La Paz, Baja California – Travel Guide

Baja California is the edge of the world: one of the western-most stretches of land before the endless Pacific Ocean. Orange and pink rock formations overlook azure waters from beneath a searing sky. La Paz, a beach town in Baja California Sur in Mexico, is popular with visitors due to its year-round summer and proximity to the Sea of Cortez.

The Sea of Cortez is famous for being home to a staggering third of the world’s marine animals: whales, dolphins and sea lions thrive in the sheltered stretch of water between Baja California and mainland Mexico. To add to the appeal, otherworldly rock formations such as Isla Espiritu Santo, hide a thousand seldom-visited beaches and coves.

Five Best Things To Do in La Paz, Baja California

  1. Swim with sea lions at Isla Espiritu Santo
  2. Scuba dive and snorkel with manta rays, hammerhead sharks and whale sharks
  3. Take an expedition in search of whales, including gray whales, killer whales, humpback whales, pilot whales, blue whales, sperm whales… yep, lots of whales!
  4. Spend the day on the beach splashing in the aquamarine waters
  5. Watch the glorious sunset while strolling along the boulevard

1. Swimming with Sea Lions at Isla Espiritu Santo

Espiritu Santo is the jewel in the Sea of Cortez’ crown. The uniquely shaped island is both a Unesco World Heritage site and part of two marine reserves. A colony of sea lions live here and many local tour operators will take you out to swim with them. We went with SunRider Tours, who were one of the few tour operators running trips during January. The excursion involved a stop at a number of interesting bays and beaches.

The sea lions themselves are a good few hours from La Paz and the journey can be both choppy and surprisingly cold if the sea breeze picks up. We made the mistake of wearing shorts and no jumpers. But the wind is cold when you’re on the speed boat and the water that far away from the land is also chilly. Take warm clothes and some sea-sickness tablets!

Once we arrived at Espiritu Santo, we immediately caught sight of the sea lions. They’re simply fascinating creatures, clownish on land but acrobats in the water. Sea lions make an awful lot of noise, but amusingly when they cough and sneeze they sound just like we do!

Lifejacket on, I jumped into the water and headed toward the island. Charlie dipped her toe in the water, screamed at the cold and decided she couldn’t bear the icy cold water. The chill literally took my breath away and I was shivering the whole time. If you have a wetsuit, you’ll be much better of.

I swam over to the rock face with the rest of the group. There we found a couple of juvenile sea lions playing tag beneath our feet. Watching the sea lions play, twirling effortlessly through the water, was one of my favourite experiences in the whole nine-month backpacking trip in Mexico.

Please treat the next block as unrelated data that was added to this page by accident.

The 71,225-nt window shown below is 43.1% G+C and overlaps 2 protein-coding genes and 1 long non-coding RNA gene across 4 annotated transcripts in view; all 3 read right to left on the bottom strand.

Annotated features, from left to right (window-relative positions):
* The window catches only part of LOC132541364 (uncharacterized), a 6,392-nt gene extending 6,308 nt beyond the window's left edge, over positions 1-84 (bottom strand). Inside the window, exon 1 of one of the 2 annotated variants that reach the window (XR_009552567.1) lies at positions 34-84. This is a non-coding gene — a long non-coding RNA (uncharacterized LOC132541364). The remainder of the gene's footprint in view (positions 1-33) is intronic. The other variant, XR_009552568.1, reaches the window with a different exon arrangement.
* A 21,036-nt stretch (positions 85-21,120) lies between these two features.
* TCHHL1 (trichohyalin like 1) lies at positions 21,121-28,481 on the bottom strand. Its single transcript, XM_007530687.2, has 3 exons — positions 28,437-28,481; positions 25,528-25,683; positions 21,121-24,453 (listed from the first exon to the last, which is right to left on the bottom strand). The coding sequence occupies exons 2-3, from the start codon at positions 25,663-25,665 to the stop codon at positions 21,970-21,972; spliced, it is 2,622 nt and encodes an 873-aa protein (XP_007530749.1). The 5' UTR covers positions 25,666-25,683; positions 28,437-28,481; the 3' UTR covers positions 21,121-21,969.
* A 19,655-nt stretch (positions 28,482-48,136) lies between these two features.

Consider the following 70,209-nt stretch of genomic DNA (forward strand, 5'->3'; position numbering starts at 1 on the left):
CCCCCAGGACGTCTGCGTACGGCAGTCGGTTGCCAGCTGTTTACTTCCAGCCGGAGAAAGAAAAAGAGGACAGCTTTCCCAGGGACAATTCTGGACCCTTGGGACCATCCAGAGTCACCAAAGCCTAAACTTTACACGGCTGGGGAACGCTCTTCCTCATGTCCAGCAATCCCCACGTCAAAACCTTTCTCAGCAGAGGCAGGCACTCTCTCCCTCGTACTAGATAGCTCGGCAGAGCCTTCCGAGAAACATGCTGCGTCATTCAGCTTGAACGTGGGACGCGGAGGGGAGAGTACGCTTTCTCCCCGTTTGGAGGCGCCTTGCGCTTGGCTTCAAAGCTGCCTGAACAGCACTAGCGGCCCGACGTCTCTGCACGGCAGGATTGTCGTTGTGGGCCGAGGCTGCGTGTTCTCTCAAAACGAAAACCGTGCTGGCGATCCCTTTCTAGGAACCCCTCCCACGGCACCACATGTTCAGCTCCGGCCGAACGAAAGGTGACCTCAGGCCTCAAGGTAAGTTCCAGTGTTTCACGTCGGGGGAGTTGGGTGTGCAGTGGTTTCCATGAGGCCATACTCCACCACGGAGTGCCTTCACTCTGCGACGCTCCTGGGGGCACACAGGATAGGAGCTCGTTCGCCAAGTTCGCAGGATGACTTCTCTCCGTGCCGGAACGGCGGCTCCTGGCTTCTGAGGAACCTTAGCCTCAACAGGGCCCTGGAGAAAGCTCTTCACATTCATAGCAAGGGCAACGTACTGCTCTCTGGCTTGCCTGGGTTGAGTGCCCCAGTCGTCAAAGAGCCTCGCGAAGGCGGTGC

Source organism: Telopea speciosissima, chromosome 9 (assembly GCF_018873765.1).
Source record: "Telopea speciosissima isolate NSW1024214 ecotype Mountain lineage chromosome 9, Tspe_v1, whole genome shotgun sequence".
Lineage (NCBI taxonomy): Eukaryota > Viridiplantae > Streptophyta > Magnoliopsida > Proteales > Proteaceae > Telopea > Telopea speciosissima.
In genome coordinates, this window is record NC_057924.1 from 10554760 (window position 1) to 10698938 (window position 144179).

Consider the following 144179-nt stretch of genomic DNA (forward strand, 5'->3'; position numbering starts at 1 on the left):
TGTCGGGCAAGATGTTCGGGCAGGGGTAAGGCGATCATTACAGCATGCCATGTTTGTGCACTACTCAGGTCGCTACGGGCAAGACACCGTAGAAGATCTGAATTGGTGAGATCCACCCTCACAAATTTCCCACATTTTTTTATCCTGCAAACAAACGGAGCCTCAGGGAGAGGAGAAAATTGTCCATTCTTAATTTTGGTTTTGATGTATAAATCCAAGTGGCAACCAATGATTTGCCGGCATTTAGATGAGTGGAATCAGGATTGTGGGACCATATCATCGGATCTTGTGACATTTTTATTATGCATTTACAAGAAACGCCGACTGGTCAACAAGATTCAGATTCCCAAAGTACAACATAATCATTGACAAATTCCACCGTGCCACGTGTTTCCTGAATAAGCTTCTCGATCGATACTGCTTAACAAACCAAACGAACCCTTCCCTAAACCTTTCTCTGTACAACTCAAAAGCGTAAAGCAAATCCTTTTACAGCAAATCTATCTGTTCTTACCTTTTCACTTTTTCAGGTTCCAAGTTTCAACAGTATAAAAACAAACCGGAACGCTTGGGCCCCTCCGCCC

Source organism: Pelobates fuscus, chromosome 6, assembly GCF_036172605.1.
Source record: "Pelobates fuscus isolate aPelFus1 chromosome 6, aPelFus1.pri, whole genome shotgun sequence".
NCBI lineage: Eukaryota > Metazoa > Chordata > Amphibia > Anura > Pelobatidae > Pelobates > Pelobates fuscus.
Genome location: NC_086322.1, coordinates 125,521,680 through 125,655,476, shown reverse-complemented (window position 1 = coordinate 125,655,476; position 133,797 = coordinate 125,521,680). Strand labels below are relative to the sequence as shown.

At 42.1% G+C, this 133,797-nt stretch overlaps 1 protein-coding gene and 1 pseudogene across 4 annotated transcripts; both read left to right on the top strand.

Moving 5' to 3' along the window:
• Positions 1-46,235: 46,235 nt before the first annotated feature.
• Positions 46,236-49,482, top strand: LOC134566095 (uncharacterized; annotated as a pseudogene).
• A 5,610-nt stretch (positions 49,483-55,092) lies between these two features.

When to watch Sea Lions in La Paz

You can swim with sea lions all year round, but the more playful youngsters are most often seen in August and September.

2. Scuba Diving and Snorkelling in La Paz

When’s the best time to dive or snorkel in La Paz, Baja California? The best time to snorkel in La Paz is July to December when visibility is clearest (up to twenty-five metres). The water is warmest in the summer months. The whales, known locally as las amistosas (the friendly ones), make trips of up to five-thousand miles to mate and give birth in these warm and shallow waters.

We, unfortunately, weren’t in La Paz during the right season for scuba diving or snorkelling and decided the visibility would be too poor to make a trip worthwhile. If you do make it in the right season, you should be lucky enough to see manta rays, hammerhead sharks and even whale sharks.

Here are the best times of year to see marine life in La Paz:

When to watch whale sharks in La Paz

You can see whale sharks all year round, with late September to late November being the best season to see juveniles.

When to watch hammerhead sharks in the Sea of Cortez

Hammerhead sharks used to be seen in vast numbers year-round, but the stock has been decimated thanks to fishing. Your best chance to see hammerheads is at El Bajo from November to January.

When to watch mobula rays in the Sea of Cortez

If you are lucky enough to be in the Sea of Cortez in May, you’re in for one of the greatest spectacles in the natural world. Hundreds of mobula rays literally come somersaulting out of the water before flopping back into the sea. The behaviour is a beautiful unsolved mystery: perhaps a mating ritual or perhaps just a way for the rays to pass the time.

3. Whale Watching in La Paz

La Paz in Mexico is well-known for its whale watching. Here are the times of year when you will have the best chance to see whales in La Paz:

When to watch blue whales in the Sea of Cortez

You can see the largest animal on planet earth all year round! March to July are supposed to be slightly better months.

When to watch gray whales in the Sea of Cortez

Gray whales come to the Sea of Cortez to give birth from January to March.

When to watch humpback whales in the Sea of Cortez